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It's not a prolog, it's a disclaimer, but the warning is unclear.

  1. "I know this makes me look weird! But keep reading, it is actually not weird at all once you understand the whole story."
  2. "Before you say it, yes, I already know this story makes me look weird. But I have been framed through the actions of others!"
  3. "This is such a weird story, you will think I am weird just for re-telling it."

There are a few problems:

Is the author concerned about how the story is received (it only seems weird at first), or their own image (the story is weird, but I am not)?

Meanwhile, the author is almost anonymous, signing with just initials so readers who know what A.B.G. stands for may be able to confirm parts of the story, but readers outside the author's circle will not be able to connect details to anyone specific. Who is the prolog for, a reader who knows nothing about the situation, or a reader who already has an opinion of the author (and this story will shake that opinion)? If the author is anonymizing their name, why be concerned what the reader thinks of them personally? They are not relying on their reputation, and they are distancing themselves from the events.

As a prolog, it doesn't work to make the situation clearer. It's actually a mixed message: "Trust me, I'm going to lie to you" would be a similar mixed-message. Is the author discrediting themselves? Is this already part of the weirdness we should expect?

Consider a similar one-line disclaimer/epigraph by Evelyn Waugh in Brideshead Revisited:

"I am not I; thou art not he or she; they are not they."

At first it seems like a typical "This is a work of fiction…" disclaimer, but it is worded in such an oddly personal way that it appears to specifically address people who will recognize themselves in the novel, and this brings into question the accuracy of the statement as a disclaimer. If he needs to mention it at all, especially to the people who were "there", it probably resembles the truth. So in a way, it works to confirm aspects of the story, rather than deny it.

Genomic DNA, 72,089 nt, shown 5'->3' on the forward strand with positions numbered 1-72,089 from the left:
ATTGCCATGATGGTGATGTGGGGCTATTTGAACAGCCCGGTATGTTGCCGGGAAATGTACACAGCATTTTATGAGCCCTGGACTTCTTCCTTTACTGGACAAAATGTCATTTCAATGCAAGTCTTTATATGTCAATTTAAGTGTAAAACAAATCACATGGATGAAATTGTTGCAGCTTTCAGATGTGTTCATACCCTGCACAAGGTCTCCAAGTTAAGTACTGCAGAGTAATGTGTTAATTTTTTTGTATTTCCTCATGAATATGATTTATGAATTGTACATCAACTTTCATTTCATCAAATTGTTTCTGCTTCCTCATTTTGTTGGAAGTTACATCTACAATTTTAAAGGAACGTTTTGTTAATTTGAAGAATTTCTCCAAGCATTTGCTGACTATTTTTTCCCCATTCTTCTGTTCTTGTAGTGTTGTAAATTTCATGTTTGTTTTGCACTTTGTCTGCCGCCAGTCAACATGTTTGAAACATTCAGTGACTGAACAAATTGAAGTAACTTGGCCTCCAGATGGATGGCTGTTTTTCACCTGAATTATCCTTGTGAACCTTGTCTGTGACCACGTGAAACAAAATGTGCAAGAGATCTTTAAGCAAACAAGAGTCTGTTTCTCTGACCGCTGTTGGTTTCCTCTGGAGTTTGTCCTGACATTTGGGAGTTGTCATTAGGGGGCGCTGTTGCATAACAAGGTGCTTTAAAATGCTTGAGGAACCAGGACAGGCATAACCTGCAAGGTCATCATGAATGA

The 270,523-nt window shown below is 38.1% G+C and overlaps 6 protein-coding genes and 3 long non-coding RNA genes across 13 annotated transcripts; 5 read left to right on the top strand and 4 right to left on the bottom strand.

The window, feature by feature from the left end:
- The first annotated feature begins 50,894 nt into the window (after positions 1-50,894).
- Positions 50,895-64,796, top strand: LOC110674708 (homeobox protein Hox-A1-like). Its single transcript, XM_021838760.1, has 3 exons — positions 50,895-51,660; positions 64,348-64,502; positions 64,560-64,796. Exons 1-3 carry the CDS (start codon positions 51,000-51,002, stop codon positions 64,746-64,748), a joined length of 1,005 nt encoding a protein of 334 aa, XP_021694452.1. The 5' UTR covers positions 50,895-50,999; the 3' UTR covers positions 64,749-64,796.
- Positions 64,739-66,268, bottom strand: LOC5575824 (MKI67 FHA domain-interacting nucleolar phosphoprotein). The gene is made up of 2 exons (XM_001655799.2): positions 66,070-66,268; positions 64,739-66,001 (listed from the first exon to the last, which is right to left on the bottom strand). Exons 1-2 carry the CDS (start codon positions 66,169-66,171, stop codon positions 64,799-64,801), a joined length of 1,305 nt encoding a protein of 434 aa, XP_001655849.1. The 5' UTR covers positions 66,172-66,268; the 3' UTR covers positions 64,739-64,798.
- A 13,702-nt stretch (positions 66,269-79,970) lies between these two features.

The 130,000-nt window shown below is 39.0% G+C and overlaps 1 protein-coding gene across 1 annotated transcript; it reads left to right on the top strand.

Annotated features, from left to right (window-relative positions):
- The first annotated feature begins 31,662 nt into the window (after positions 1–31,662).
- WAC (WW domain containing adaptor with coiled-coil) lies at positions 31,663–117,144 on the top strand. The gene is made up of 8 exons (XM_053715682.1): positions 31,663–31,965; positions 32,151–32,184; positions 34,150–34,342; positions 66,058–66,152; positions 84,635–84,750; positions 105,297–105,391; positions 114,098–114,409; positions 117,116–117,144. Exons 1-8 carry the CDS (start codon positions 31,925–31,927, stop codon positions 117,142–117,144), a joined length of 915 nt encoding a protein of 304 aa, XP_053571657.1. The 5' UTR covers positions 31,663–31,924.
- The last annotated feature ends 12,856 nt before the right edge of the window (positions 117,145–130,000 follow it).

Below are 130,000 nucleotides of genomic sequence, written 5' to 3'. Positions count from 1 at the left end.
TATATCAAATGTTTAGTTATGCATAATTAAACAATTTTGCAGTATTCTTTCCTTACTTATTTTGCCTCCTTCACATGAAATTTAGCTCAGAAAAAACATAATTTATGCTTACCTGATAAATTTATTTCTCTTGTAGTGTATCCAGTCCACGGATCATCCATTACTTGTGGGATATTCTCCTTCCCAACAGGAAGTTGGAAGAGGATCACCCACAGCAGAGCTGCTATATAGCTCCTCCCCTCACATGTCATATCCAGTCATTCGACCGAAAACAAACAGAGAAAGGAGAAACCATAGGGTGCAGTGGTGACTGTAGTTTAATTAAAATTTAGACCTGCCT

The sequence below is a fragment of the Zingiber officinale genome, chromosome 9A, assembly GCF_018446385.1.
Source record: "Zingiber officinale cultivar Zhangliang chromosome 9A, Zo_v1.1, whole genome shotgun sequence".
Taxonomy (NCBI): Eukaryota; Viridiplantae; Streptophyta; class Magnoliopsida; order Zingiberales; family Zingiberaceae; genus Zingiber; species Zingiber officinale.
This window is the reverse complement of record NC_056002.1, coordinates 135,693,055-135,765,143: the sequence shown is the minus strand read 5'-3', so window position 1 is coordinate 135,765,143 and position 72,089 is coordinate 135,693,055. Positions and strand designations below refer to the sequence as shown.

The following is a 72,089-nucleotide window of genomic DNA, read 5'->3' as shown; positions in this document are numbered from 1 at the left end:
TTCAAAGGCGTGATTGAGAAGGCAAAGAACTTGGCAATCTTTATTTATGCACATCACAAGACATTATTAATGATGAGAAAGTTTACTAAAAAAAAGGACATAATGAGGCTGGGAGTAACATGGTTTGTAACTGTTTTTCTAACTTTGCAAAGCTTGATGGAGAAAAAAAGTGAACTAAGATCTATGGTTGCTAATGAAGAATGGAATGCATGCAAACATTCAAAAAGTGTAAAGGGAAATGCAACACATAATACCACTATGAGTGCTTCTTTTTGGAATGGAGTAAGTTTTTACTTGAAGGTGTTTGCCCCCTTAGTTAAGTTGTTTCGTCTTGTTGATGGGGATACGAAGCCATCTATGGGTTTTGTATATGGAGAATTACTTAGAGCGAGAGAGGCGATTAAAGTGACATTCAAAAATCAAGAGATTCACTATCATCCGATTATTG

It's not a prolog, it's a disclaimer, but the warning is unclear.

  1. "I know this makes me look weird! But keep reading, it is actually not weird at all once you understand the whole story."
  2. "Before you say it, yes, I already know this story makes me look weird. But I have been framed through the actions of others!"
  3. "This is such a weird story, you will think I am weird just for re-telling it."

There are a few problems:

Is the author concerned about how the story is received (it only seems weird at first), or their own image (the story is weird, but I am not)?

Meanwhile, the author is almost anonymous, signing with just initials so readers who know what A.B.G. stands for may be able to confirm parts of the story, but readers outside the author's circle will not be able to connect details to anyone specific. Who is the prolog for, a reader who knows nothing about the situation, or a reader who already has an opinion of the author (and this story will shake that opinion)? If the author is anonymizing their name, why be concerned what the reader thinks of them personally? They are not relying on their reputation, and they are distancing themselves from the events.

As a prolog, it doesn't work to make the situation clearer. It's actually a mixed message: "Trust me, I'm going to lie to you" would be a similar mixed-message. Is the author discrediting themselves? Is this already part of the weirdness we should expect?